WASHINGTON (Reuters) – The White House on Sunday signaled comfort with plans by Senate Republicans to avoid new witnesses in President Donald Trump’s impeachment trial, while a top Democrat seized on a newly released email on the withholding of U.S. aid to Ukraine to press his case for testimony.
The Democratic-led House of Representatives approved two impeachment charges against Trump on Wednesday over his pressuring of Ukraine to investigate a political rival. There is little chance he will be convicted and removed from office through a trial in a Senate controlled by fellow Republicans.
Democrats are pushing to call top Trump aides to testify, but Senate Majority Leader Mitch McConnell wants the Senate to consider the case without hearing from new witnesses.
The Senate’s top Democrat, Chuck Schumer, told reporters in New York that an email made public on Saturday about military assistance to Kiev underscored the need for witnesses.
The email, obtained by the Center for Public Integrity through a court order in a Freedom of Information Act case, showed senior White House budget official Michael Duffey directing the Pentagon to withhold the aid just 91 minutes after Trump concluded a July 25 phone call with Ukrainian President Volodymyr Zelenskiy.
The aid and the call are at the heart of the impeachment case put together by Democrats, and Duffey is one of the four witnesses Schumer has proposed calling.
“If there was ever an argument that we need Mr. Duffey to come and testify, this is that information,” Schumer said.
While Trump had indicated an interest in calling separate witnesses in his defense, he has also said he would go along with whatever decision McConnell and other Senate Republican leaders make.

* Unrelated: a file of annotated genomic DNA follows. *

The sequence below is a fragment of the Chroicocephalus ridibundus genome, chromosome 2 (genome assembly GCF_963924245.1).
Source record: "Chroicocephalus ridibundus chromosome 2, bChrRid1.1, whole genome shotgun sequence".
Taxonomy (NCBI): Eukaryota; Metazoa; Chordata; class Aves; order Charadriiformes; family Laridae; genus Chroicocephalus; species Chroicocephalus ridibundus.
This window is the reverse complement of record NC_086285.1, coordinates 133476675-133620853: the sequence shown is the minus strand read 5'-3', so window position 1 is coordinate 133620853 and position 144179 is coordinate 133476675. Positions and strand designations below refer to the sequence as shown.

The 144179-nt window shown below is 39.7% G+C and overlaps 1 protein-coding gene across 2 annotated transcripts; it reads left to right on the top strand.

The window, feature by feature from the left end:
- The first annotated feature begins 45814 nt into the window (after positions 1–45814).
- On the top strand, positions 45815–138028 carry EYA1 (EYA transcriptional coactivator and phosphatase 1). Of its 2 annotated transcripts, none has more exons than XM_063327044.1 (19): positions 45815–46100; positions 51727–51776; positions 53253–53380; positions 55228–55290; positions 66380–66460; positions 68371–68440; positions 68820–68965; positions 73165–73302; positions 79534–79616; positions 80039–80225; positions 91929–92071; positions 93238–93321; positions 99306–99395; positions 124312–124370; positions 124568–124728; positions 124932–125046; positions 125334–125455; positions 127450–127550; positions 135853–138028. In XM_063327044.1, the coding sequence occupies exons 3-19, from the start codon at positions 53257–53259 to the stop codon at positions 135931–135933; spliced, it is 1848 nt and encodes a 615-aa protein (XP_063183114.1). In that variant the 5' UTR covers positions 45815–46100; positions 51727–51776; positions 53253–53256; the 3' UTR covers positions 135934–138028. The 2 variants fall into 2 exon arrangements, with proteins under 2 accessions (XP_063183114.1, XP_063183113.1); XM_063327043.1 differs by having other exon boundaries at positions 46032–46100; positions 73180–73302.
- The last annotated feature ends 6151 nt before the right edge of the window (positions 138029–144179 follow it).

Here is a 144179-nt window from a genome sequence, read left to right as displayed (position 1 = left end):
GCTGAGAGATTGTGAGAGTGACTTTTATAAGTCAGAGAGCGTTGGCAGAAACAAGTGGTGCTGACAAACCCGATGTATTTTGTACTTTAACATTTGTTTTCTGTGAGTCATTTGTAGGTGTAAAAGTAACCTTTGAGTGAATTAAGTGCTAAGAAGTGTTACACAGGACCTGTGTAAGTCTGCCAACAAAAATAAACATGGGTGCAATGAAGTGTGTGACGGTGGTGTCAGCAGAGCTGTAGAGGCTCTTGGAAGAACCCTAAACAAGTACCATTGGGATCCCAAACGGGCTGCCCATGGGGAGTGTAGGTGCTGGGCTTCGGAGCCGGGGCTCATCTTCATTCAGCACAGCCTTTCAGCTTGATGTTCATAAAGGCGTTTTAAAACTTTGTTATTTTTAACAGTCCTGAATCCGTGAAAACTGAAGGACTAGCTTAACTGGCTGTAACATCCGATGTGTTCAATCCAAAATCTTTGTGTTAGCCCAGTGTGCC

In remarks on Sunday talk shows, Marc Short, chief of staff to Vice President Mike Pence, indicated the White House was on board with McConnell’s goal of a speedy trial.
“The American people are tired of this sham,” Short said on NBC’s “Meet the Press.”
“To the extent that there’s a prolonged trial, we’re not anxious about that,” he said. “Our administration is anxious to get back to working for the American people … We’ve had a lot of witnesses already.”
Lawmakers left Washington for a holiday break on Friday at loggerheads over how to proceed.
To ramp up pressure on McConnell to permit new testimony, House Speaker Nancy Pelosi – the top Democrat in Congress – has postponed sending the impeachment charges to the Senate.
Republicans have suggested Democrats want witnesses because the case they have assembled is so weak, while Democrats portray Republicans as scared about what new testimony might reveal.
“If her case is so air tight … why does she need more witnesses?” Short said on “Fox News Sunday.”
Trump is only the third U.S. president to be impeached. The others were Andrew Johnson in 1868 and Bill Clinton in 1998. Richard Nixon resigned in 1974 as he faced the threat of impeachment.
The House charged Trump with abusing his power by holding back $391 million in security aid to Ukraine in an effort to get Kiev to announce a corruption investigation of former Vice President Joe Biden, a leading candidate for the Democratic nomination to face Trump in the November 2020 election.
Trump was also charged with obstructing Congress by directing administration officials and agencies not to cooperate with the impeachment inquiry. He says he did nothing wrong and has dismissed his impeachment as a partisan bid to undo his 2016 election win.
“The American people and the United States Senate deserve to have a full, fair and complete trial and that means witnesses, it means documents,” Democratic Senator Doug Jones told ABC’s “This Week.”
Republicans hold a 53-47 majority in the Senate, and Democrats are hoping a few moderate Republicans will support their bid for further testimony and force McConnell’s hand.
“The leverage is our hope that four Republican senators will stand up … and say this is much bigger than our current political squabbles,” Dick Durbin, the No. 2 Democrat in the Senate, told CNN’s “State of the Union.”
“If four Republican senators step up, it can make a big difference,” he said.
(This story is refiled to fix a typo in the headline)
Reporting by Nandita Bose, Humeyra Pamuk and Tim Ahmann in Washington; Writing by Tim Ahmann; Editing by Paul Simao